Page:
Internet giant Google announced plans Saturday to build a database of encrypted child pornography images to “enable companies, law enforcement and charities to better collaborate on detecting and removing these images, and to take action against the criminals" producing and sharing them.
Google is developing the database to be shared with other tech and Internet companies to extend the reach of its newfound anti-child pornography efforts. While tech companies (like Google) individually take action against child pornography, Google's plan is to help all relevant organizations streamline their efforts work by allowing all of them to contribute to the same database and build on one another's work rather than repeating it.
"We're in the business of making information widely available, but there's certain 'information' that should never be created or found," Jacquelline Fuller, director of Google Giving, wrote in a blog post announcing Google's new initiative. "We can do a lot to ensure it's not available online — and that when people try to share this disgusting content they are caught and prosecuted."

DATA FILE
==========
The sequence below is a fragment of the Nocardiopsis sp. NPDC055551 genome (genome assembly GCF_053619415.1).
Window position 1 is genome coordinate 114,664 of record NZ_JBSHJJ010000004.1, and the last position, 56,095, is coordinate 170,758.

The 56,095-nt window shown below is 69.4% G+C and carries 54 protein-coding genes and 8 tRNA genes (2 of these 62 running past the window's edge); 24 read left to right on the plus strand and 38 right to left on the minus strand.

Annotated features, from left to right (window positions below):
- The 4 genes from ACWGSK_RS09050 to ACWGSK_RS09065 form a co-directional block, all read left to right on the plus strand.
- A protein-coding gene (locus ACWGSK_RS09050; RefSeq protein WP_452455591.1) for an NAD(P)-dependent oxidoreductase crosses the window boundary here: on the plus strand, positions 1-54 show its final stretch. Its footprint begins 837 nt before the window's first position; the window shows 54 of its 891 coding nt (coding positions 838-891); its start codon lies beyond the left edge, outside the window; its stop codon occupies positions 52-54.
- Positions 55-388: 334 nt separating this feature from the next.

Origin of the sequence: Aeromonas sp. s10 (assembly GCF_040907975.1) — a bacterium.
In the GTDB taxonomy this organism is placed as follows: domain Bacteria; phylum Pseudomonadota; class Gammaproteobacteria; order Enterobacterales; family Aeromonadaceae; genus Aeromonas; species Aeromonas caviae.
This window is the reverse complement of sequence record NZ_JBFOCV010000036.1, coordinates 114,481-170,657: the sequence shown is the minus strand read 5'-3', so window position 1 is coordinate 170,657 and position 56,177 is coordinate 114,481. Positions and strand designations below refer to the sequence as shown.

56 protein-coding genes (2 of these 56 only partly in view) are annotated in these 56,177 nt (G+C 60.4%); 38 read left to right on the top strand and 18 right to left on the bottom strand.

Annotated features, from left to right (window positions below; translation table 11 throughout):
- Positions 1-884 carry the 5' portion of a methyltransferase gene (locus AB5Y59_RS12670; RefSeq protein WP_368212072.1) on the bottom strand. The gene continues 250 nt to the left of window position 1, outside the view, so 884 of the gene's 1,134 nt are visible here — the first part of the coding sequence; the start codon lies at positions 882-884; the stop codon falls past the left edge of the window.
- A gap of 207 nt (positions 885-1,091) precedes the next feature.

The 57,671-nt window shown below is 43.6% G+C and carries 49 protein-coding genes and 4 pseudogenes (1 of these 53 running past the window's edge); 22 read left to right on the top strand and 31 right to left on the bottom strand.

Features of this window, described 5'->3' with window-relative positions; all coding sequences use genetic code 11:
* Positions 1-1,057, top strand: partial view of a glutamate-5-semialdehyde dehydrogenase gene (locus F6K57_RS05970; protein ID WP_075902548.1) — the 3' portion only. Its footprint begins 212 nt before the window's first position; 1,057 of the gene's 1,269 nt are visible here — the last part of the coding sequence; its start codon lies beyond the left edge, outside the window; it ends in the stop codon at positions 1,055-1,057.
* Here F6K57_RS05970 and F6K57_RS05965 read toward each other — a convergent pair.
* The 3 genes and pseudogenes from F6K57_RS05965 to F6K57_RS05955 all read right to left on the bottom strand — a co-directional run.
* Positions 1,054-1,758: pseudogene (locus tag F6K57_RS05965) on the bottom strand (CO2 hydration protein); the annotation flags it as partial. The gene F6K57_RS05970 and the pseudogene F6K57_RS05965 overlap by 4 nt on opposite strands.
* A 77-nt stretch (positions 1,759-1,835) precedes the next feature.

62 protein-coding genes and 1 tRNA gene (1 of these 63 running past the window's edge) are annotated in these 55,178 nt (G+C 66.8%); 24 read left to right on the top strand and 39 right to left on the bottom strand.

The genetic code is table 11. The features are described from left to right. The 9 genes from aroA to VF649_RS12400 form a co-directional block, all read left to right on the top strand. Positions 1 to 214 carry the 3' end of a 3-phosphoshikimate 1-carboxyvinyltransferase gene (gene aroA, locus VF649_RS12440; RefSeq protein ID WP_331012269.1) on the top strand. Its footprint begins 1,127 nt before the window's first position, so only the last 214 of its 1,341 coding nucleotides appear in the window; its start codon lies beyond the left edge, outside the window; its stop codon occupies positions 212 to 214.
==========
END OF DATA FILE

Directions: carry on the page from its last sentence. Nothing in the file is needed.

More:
To better locate the offending content, Google is using a pre-existing technology known as "hashing," which essentially allows the company to tag images with unique identification codes that can then be reported or blocked by other companies when locating a duplicate image somewhere else on the social Web.
Google's announcement came less than a week about prominent British politicians such as Prime Minister David Cameron urged tech companies to use their "extraordinary technical abilities" to curb what they described as the current proliferation of Internet child pornography.
Google said that it plans to have the entire database up and running in a year. Along with the new database, the company also announced on Saturday that it is donating $5 million to global child protection organizations, including the National Center for Missing and Exploited Children (NCMEC) and the Internet Watch Foundation. Google also announced a $2 million Child Protection Technology Fund to help combat child pornography's presence online.